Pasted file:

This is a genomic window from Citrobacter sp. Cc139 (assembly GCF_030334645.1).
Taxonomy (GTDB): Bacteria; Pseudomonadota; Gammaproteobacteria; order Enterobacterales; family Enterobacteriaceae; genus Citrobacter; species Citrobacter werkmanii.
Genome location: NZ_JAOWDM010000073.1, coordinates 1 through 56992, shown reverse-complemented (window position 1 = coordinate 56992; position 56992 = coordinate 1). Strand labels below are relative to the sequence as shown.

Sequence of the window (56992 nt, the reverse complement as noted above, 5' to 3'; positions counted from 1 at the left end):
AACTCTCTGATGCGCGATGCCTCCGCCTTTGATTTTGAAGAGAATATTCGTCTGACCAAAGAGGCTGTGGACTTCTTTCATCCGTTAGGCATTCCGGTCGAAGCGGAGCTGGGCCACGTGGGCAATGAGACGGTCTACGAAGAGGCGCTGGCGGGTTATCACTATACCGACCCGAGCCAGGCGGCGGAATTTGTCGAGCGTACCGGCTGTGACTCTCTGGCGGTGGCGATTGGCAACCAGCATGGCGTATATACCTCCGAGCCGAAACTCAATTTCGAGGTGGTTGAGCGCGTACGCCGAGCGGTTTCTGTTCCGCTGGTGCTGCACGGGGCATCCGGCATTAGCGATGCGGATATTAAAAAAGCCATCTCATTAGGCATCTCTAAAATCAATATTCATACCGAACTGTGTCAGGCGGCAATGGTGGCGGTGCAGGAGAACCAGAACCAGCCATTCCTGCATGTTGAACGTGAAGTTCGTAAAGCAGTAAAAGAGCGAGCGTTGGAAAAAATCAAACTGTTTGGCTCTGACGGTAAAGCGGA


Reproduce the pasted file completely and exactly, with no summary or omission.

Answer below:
This is a genomic window from Citrobacter sp. Cc139 (assembly GCF_030334645.1).
Taxonomy (GTDB): Bacteria; Pseudomonadota; Gammaproteobacteria; order Enterobacterales; family Enterobacteriaceae; genus Citrobacter; species Citrobacter werkmanii.
Genome location: NZ_JAOWDM010000073.1, coordinates 1 through 56992, shown reverse-complemented (window position 1 = coordinate 56992; position 56992 = coordinate 1). Strand labels below are relative to the sequence as shown.

Sequence of the window (56992 nt, the reverse complement as noted above, 5' to 3'; positions counted from 1 at the left end):
AACTCTCTGATGCGCGATGCCTCCGCCTTTGATTTTGAAGAGAATATTCGTCTGACCAAAGAGGCTGTGGACTTCTTTCATCCGTTAGGCATTCCGGTCGAAGCGGAGCTGGGCCACGTGGGCAATGAGACGGTCTACGAAGAGGCGCTGGCGGGTTATCACTATACCGACCCGAGCCAGGCGGCGGAATTTGTCGAGCGTACCGGCTGTGACTCTCTGGCGGTGGCGATTGGCAACCAGCATGGCGTATATACCTCCGAGCCGAAACTCAATTTCGAGGTGGTTGAGCGCGTACGCCGAGCGGTTTCTGTTCCGCTGGTGCTGCACGGGGCATCCGGCATTAGCGATGCGGATATTAAAAAAGCCATCTCATTAGGCATCTCTAAAATCAATATTCATACCGAACTGTGTCAGGCGGCAATGGTGGCGGTGCAGGAGAACCAGAACCAGCCATTCCTGCATGTTGAACGTGAAGTTCGTAAAGCAGTAAAAGAGCGAGCGTTGGAAAAAATCAAACTGTTTGGCTCTGACGGTAAAGCGGA